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| [[తామసం (తత్వశాస్త్రం)|తామస]] ("చీకటి; అజ్ఞానం") || [[మత్స్య పురాణము]], [[కూర్మ పురాణము|కూర్మ పురాణం]], [[లింగ పురాణము]], [[శివ పురాణం]] [[స్కంద పురాణం]], [[అగ్ని పురాణం]]
|}
==Manuscripts==
[[File:Devimahatmya Sanskrit MS Nepal 11c.jpg|thumb|300px|An 11th-century Nepalese palm-leaf manuscript in Sanskrit of Devimahatmya (Markandeya Purana).]]
The study of Puranas manuscripts has been challenging because they are highly inconsistent.<ref name=ludorocher59m>Ludo Rocher (1986), The Puranas, Otto Harrassowitz Verlag, {{ISBN|978-3447025225}}, pages 59-67</ref><ref>Gregory Bailey (2003), The Study of Hinduism (Editor: Arvind Sharma), The University of South Carolina Press, {{ISBN|978-1570034497}}, pages 141-142</ref> This is true for all Mahapuranas and Upapuranas.<ref name=ludorocher59m/> Most editions of Puranas, in use particularly by Western scholars, are "based on one manuscript or on a few manuscripts selected at random", even though divergent manuscripts with the same title exist. Scholars have long acknowledged the existence of Purana manuscripts that "seem to differ much from printed edition", and it is unclear which one is accurate, and whether conclusions drawn from the randomly or cherrypicked printed version were universal over geography or time.<ref name=ludorocher59m/> This problem is most severe with Purana manuscripts of the same title, but in regional languages such as Tamil, Telugu, Bengali and others which have largely been ignored.<ref name=ludorocher59m/>
 
{{Quote|
Modern scholarship noticed all these facts. It recognized that the extent of the genuine Agni Purana was not the same at all times and in all places, and that it varied with the difference in time and locality. (...) This shows that the text of the Devi Purana was not the same everywhere but differed considerably in different provinces. Yet, one failed to draw the logical conclusion: besides the version or versions of Puranas that appear in our [surviving] manuscripts, and fewer still in our [printed] editions, there have been numerous other versions, under the same titles, but which either have remained unnoticed or have been irreparably lost.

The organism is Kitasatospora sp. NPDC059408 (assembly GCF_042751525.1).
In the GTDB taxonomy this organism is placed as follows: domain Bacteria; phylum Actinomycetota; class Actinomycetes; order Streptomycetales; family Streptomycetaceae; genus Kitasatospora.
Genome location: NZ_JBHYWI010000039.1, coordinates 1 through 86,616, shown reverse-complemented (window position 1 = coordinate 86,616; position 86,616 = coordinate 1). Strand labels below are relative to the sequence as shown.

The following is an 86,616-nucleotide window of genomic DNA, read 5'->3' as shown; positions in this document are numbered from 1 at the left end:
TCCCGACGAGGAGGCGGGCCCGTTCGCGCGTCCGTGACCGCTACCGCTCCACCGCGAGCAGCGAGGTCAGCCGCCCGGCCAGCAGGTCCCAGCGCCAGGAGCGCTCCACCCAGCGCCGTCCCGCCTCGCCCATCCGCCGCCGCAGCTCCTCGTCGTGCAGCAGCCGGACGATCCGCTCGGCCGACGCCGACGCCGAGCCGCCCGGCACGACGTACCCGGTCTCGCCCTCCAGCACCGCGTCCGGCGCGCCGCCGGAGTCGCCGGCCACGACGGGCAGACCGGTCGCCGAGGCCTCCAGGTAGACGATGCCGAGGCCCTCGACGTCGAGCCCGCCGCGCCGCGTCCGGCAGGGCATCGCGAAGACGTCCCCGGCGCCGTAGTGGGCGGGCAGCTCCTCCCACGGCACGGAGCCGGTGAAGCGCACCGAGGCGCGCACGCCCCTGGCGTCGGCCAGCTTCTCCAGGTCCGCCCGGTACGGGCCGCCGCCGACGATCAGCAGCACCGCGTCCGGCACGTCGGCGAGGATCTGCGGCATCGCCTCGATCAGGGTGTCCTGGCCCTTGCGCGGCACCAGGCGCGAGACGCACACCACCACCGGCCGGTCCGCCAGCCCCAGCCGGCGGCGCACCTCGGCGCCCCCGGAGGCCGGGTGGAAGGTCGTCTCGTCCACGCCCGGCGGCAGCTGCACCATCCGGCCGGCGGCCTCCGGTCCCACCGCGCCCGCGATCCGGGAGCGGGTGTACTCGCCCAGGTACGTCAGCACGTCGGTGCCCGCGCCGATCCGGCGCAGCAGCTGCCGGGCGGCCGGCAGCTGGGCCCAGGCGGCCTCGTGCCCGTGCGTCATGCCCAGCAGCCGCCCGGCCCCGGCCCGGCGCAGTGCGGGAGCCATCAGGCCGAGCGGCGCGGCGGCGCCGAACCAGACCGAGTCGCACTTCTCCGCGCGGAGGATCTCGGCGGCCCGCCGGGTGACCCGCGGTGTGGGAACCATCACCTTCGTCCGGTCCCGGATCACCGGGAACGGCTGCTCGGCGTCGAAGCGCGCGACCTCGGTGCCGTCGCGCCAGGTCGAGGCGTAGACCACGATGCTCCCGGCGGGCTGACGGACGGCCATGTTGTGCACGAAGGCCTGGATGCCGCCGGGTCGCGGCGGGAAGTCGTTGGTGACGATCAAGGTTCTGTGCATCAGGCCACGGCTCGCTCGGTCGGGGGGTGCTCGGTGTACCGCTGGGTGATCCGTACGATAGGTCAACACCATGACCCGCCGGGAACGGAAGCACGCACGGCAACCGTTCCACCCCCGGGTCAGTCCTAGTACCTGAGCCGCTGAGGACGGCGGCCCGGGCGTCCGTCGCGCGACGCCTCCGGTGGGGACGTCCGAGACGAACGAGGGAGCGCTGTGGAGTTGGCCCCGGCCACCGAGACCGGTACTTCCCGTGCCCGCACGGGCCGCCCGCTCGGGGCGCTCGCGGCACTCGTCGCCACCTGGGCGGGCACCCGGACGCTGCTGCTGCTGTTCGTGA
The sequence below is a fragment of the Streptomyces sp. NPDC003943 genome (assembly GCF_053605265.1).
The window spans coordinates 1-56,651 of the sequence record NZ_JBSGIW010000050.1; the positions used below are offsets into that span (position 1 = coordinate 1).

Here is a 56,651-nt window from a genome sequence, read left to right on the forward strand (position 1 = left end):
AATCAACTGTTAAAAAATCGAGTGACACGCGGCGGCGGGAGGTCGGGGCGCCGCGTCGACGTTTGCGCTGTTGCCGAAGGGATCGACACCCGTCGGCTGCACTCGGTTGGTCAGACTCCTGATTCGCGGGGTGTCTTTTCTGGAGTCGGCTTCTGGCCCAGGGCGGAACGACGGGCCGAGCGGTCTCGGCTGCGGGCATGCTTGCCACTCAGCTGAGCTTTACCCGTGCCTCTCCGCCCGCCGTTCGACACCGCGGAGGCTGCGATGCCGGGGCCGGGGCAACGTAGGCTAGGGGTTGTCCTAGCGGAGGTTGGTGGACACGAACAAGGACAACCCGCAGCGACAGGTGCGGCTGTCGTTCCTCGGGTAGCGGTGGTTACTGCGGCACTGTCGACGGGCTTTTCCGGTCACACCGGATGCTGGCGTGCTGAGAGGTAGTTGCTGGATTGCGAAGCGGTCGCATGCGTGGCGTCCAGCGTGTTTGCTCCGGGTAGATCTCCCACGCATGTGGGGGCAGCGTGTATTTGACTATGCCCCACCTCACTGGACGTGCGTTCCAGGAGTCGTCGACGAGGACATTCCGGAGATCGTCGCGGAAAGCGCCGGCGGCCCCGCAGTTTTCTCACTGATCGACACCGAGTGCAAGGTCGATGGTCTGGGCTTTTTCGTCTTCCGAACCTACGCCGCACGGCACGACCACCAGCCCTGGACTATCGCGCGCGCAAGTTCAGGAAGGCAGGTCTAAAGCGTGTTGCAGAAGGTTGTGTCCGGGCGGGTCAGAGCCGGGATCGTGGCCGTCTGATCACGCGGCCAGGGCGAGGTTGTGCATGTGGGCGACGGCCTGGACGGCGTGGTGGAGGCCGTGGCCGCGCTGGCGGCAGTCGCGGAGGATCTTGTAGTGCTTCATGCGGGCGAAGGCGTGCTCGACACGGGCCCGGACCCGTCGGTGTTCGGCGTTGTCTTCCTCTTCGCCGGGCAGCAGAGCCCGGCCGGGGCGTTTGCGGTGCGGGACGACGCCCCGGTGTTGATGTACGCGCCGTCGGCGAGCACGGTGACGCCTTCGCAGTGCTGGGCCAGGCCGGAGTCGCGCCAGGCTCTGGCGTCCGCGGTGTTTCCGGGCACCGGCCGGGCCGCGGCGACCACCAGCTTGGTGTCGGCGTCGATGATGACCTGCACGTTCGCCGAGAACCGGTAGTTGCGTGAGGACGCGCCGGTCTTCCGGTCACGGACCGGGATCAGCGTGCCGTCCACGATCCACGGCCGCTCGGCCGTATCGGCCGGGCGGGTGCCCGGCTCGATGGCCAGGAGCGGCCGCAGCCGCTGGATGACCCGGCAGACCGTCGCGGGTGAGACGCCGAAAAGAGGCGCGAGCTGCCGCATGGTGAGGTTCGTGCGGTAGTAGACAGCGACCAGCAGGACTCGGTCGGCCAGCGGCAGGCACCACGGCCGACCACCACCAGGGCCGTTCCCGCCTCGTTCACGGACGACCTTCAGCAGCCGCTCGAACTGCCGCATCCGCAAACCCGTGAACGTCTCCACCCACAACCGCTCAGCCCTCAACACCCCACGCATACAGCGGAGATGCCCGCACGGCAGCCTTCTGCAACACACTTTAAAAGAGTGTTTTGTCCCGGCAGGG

|Ludo Rocher|The Puranas<ref name="Ludo Rocher 1986 page 63"/><ref>Rajendra Hazra (1956), Discovery of the genuine Agneya-purana, Journal of the Oriental Institute Baroda, Vol. 4-5, pages 411-416</ref>}}
 
===Chronology===
Newly discovered Puranas manuscripts from the medieval centuries has attracted scholarly attention and the conclusion that the Puranic literature has gone through slow redaction and text corruption over time, as well as sudden deletion of numerous chapters and its replacement with new content to an extent that the currently circulating Puranas are entirely different from those that existed before 11th century, or 16th century.<ref name=dominicifixvii/>
 
For example, a newly discovered palm-leaf manuscript of Skanda Purana in [[Nepal]] has been dated to be from 810 CE, but is entirely different from versions of Skanda Purana that have been circulating in South Asia since the colonial era.<ref name="R Andriaensen 1994 pages 325-331"/><ref name=dominicifixvii>Dominic Goodall (2009), Parākhyatantram, Vol 98, Publications de l'Institut Français d'Indologie, {{ISBN|978-2855396422}}, pages xvi-xvii</ref> Further discoveries of four more manuscripts, each different, suggest that document has gone through major redactions twice, first likely before the 12th century, and the second very large change sometime in the 15th-16th century for unknown reasons.<ref name=kengoharimoto/> The different versions of manuscripts of Skanda Purana suggest that "minor" redactions, interpolations and corruption of the ideas in the text over time.<ref name=kengoharimoto>Kengo Harimoto (2004), in Origin and Growth of the Purāṇic Text Corpus (Editor: Hans Bakker), Motilal Banarsidass, {{ISBN|978-8120820494}}, pages 41-64</ref>